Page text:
Wednesday, 13 January 2021


Lorcan Finnegan, 2019, Ireland-Belgium-Denmark-Canada

Story by Lorcan Finnegan and Garret Shanley; written by Garret Shanley

I went into ‘Vivarium’ with a vague sense of its premise and that it seemed to be met with a kind of indifference that intrigues me. In fact, ‘Vivarium’ ticked many of my genre boxes: the unreliability of reality, unfairness, leaning on the abstract and unanswerable, the unknowable. Of course, the title is a major clue, but I certainly got the most by knowing so little.

 Like Finnegan’s short film Foxes’, the identikit nature of deserted suburban streets creates an eerie, otherworldly backdrop. Finnegan’s previous feature ‘Without Name’ sets the central idea that some places tend to the eerie, that they are bad news for those who find themselves susceptible to their influence (rather than the threat of the locals). But in ‘Vivarium’, it is a little different: these people are the kind of genre protagonists that don’t deserve to find themselves locked in a horror scenario. Add unfairness to the horror elements. Imogen Poots and Jesse Eisenberg give insular, fine performances and this grounds the film as the craziness sets in.

This new and seemingly unpopulated community looks like a plastic display unit at the Real Estate Office. Supplies just appear, like in a game (and surely even more relatable in a lockdown world). Then a baby is delivered into the mix. Imprisoned in a baffling situation that they cannot escape, this scenario starts to wear away the couple. He becomes obsessed with digging a hole – just something to focus on – and her maternal inclinations are grazed, however much she resists. It resonates as a disturbing satire on the conservative demands to conform by an abstract, external force. Men: slave away senselessly for nothing attempting to get out. Women: play the role of motherhood. And the boy (Senan Jennings) is supremely eerie and unsettling, with his sweet looks and not-right voice, reciting the adults’ incriminating dialogue back at them – parroting that is surely recognised by any parent. And the screaming.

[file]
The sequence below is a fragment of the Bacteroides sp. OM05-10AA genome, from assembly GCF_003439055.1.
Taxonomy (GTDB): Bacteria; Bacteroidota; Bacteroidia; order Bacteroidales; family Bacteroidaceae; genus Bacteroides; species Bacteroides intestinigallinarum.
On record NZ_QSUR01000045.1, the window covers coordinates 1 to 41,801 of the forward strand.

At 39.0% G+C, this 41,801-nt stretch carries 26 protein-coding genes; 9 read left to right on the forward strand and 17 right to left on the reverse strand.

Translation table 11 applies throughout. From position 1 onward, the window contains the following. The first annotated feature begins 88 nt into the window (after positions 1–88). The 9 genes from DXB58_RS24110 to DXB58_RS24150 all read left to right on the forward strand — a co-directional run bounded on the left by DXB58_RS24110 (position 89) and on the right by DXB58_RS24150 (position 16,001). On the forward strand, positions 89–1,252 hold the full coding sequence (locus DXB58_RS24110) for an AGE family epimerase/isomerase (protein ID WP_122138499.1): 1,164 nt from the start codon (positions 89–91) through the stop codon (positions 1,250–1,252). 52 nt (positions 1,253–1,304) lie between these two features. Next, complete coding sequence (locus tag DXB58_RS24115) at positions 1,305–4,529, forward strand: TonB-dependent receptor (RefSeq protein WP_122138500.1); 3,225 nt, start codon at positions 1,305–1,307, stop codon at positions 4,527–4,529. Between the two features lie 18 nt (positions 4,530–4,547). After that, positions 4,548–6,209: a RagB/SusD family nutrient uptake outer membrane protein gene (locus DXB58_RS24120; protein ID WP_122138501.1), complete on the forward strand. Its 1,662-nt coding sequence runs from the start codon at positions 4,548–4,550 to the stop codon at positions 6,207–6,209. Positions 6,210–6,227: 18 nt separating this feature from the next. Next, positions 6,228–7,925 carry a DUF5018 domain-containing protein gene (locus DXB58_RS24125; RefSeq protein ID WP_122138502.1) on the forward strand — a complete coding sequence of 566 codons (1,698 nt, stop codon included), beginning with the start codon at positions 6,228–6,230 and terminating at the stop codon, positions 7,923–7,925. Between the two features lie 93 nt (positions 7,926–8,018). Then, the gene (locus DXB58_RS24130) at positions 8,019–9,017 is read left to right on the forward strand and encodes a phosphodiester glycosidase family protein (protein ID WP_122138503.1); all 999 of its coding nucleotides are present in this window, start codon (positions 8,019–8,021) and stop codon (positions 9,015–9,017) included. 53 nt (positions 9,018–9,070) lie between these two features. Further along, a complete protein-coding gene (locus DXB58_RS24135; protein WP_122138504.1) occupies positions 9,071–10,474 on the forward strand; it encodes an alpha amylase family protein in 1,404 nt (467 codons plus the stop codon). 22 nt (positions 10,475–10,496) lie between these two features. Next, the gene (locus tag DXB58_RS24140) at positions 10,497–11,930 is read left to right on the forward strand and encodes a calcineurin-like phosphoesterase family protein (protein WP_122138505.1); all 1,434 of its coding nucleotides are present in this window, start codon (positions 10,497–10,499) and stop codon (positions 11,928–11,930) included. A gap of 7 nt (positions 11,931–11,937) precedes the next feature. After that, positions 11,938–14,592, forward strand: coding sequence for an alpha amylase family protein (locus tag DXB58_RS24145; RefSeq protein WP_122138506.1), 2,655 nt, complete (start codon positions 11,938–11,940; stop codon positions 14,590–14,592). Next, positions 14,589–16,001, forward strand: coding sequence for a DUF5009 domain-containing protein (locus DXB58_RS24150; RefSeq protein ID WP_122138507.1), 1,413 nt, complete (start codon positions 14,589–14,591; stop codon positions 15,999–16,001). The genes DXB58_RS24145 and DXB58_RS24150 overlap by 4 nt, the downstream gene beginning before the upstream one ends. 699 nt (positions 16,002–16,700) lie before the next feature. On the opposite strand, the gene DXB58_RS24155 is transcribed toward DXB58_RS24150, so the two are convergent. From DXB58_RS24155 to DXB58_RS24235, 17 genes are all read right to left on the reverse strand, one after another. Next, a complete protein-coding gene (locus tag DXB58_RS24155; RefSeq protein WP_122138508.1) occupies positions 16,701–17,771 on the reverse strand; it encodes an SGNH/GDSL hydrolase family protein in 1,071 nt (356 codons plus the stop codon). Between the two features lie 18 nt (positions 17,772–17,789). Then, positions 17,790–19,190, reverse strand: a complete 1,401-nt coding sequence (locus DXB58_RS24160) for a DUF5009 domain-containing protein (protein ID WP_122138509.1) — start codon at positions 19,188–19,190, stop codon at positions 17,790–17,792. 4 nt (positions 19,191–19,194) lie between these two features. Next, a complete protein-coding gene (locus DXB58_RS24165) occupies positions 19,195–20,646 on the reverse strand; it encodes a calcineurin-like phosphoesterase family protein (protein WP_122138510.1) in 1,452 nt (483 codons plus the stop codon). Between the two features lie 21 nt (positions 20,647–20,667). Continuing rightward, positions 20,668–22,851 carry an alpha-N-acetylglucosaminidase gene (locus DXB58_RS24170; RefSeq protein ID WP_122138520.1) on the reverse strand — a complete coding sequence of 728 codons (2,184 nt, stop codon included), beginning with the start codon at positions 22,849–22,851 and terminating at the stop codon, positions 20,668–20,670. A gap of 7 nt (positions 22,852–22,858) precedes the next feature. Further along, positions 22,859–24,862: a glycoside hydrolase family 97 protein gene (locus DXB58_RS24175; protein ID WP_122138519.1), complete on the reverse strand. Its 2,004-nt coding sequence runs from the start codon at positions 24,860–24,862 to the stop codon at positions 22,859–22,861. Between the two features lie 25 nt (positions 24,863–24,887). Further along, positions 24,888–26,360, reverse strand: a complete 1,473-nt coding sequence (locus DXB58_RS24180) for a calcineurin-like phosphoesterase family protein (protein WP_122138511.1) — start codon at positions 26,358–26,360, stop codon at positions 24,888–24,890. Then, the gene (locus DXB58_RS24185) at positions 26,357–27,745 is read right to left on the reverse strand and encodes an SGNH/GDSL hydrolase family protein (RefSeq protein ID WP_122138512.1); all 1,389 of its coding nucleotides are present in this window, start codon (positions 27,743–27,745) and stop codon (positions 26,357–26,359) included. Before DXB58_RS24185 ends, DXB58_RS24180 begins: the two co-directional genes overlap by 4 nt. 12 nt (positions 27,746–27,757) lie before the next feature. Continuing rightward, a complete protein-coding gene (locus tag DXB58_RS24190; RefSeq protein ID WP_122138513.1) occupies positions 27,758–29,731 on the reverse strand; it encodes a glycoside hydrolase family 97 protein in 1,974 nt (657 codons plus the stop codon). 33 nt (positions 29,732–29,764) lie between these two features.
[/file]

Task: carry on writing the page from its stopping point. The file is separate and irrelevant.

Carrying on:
All there is becomes a fake existence at the hands of an uncaring omnipresent, abstract force. The force isn’t even being deliberately malign: it’s just doing what it does. This is the kind of concept that implies that all our existential crises and rumination is just an anomaly of the human race in the wider scheme of lifeforms just carrying out their existence. In this instance, it goes beyond being a mystery until it just grinds the couple to the nub. It doesn’t drive them to arguments or acrimony: they just drift apart, which is just as cruel.  

There are casual comments on Amazon that the third act fails, but I disagree: all the clues are there from the very opening. He was digging his grave all along, tying back to his burying the bird at the beginning. Cronenberg would be pleased: it is just a parasite taking its course in this nightmare without intentional malevolence. Whatever it is, as with everything, existence is purpose. The end revelations and reservations, the final madness where the surreal lets rip, are much needed after the measured build-up, but doesn’t forsake mystery for exposition.

‘Vivarium’ is a film whose creepiness reached far down in me to take root in a way that doesn’t happen often. A prime example of the uncanny.

And the screaming.

No comments: